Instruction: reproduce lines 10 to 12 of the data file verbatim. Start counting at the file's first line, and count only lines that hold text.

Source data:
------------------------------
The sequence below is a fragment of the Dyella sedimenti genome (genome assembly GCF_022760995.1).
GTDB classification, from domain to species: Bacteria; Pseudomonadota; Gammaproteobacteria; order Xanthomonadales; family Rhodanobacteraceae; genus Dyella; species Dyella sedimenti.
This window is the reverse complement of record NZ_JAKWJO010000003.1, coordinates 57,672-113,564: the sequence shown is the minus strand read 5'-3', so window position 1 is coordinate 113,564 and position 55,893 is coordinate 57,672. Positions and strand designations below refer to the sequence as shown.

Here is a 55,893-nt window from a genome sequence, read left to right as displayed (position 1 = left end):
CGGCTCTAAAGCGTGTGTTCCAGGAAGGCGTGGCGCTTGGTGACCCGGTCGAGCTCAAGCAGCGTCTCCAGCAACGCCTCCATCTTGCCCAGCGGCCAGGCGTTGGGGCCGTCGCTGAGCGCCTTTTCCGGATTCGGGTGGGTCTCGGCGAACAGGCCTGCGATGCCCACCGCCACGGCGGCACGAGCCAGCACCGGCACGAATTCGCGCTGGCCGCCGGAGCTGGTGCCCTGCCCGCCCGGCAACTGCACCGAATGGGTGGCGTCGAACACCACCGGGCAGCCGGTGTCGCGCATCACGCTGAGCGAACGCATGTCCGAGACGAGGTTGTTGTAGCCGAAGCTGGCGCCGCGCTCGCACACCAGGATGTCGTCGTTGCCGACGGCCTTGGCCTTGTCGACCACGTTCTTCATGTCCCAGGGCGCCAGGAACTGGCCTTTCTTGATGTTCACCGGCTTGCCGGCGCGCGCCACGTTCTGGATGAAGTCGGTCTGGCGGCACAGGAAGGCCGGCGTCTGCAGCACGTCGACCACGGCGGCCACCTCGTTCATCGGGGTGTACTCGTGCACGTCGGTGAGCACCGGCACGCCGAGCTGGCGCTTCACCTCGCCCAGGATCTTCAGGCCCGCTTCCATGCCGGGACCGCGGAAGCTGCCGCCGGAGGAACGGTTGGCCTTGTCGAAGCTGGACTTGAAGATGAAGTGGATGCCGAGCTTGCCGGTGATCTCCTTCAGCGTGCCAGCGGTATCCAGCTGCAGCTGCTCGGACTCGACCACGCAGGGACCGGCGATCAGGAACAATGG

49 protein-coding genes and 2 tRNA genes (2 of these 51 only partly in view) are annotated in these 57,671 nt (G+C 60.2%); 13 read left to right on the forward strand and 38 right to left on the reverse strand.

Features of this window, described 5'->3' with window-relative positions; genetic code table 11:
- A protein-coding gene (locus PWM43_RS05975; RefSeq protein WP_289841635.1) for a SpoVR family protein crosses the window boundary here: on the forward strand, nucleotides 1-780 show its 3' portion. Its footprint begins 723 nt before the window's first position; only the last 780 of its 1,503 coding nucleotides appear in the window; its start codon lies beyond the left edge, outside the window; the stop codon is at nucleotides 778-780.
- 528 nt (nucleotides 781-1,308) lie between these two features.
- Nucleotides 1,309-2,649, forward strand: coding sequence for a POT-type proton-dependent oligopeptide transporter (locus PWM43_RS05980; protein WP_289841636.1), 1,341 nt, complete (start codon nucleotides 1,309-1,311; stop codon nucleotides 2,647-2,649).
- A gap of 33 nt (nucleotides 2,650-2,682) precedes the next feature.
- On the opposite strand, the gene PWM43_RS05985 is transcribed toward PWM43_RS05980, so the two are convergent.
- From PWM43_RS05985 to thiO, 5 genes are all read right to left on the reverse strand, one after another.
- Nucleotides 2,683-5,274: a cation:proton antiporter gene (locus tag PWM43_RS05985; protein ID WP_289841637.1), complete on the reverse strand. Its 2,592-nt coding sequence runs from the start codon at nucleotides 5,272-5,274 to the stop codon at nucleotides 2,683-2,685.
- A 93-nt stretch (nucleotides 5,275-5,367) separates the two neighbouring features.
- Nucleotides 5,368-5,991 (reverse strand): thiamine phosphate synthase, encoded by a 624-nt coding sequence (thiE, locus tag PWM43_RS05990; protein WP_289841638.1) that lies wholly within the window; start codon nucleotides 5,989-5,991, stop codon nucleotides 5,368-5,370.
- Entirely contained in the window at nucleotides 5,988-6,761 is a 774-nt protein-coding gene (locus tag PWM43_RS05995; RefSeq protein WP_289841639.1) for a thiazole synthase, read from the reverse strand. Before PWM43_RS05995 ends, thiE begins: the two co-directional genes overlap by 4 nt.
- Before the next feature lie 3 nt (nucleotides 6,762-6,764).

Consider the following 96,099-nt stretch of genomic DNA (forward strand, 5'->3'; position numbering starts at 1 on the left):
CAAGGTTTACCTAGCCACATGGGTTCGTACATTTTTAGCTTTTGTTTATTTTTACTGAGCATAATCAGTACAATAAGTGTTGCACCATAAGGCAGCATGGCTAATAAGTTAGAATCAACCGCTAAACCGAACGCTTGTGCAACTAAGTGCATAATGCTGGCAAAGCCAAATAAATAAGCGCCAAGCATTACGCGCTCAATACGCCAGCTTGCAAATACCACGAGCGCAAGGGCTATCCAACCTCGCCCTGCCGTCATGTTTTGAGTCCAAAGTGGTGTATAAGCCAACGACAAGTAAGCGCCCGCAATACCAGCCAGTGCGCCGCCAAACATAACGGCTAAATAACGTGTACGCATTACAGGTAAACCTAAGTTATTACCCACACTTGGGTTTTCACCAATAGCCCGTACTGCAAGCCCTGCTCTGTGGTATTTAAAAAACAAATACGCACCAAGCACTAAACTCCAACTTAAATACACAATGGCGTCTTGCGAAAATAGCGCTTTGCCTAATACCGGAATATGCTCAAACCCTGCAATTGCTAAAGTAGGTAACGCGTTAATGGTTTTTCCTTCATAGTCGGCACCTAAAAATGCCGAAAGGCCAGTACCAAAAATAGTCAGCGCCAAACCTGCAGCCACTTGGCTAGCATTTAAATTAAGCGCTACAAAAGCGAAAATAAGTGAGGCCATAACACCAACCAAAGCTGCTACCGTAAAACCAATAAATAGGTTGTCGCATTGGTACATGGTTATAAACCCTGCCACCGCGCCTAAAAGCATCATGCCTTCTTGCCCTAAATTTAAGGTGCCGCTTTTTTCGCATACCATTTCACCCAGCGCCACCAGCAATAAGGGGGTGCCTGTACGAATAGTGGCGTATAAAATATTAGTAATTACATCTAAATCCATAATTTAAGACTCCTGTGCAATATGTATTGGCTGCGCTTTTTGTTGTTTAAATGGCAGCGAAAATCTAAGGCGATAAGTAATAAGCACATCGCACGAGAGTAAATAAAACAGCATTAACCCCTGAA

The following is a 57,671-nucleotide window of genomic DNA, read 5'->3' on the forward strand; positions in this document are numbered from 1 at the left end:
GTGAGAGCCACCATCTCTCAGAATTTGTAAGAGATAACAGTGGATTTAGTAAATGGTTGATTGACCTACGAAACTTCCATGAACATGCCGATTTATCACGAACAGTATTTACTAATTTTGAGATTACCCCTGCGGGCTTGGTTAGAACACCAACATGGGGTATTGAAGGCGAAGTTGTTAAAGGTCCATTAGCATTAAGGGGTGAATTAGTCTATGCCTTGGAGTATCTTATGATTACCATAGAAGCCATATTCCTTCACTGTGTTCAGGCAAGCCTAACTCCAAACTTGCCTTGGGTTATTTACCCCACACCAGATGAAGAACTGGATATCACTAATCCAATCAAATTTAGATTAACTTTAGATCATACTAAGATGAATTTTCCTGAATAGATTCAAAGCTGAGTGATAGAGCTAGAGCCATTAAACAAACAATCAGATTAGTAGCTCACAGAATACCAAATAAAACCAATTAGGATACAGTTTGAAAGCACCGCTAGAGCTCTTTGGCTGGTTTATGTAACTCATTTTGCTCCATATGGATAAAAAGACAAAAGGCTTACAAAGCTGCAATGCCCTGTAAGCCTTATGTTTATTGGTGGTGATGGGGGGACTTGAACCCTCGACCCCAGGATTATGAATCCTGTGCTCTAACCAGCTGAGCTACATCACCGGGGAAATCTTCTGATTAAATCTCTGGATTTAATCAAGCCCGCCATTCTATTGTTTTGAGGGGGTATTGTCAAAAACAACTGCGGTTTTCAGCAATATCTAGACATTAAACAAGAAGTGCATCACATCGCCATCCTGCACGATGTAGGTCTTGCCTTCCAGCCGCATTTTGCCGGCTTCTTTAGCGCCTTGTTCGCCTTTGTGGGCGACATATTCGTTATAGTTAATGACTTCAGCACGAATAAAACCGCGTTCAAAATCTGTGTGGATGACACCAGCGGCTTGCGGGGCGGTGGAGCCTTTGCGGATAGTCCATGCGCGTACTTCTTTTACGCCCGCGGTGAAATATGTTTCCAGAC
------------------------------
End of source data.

- Nucleotides 1,309-2,649, forward strand: coding sequence for a POT-type proton-dependent oligopeptide transporter (locus PWM43_RS05980; protein WP_289841636.1), 1,341 nt, complete (start codon nucleotides 1,309-1,311; stop codon nucleotides 2,647-2,649).
- A gap of 33 nt (nucleotides 2,650-2,682) precedes the next feature.
- On the opposite strand, the gene PWM43_RS05985 is transcribed toward PWM43_RS05980, so the two are convergent.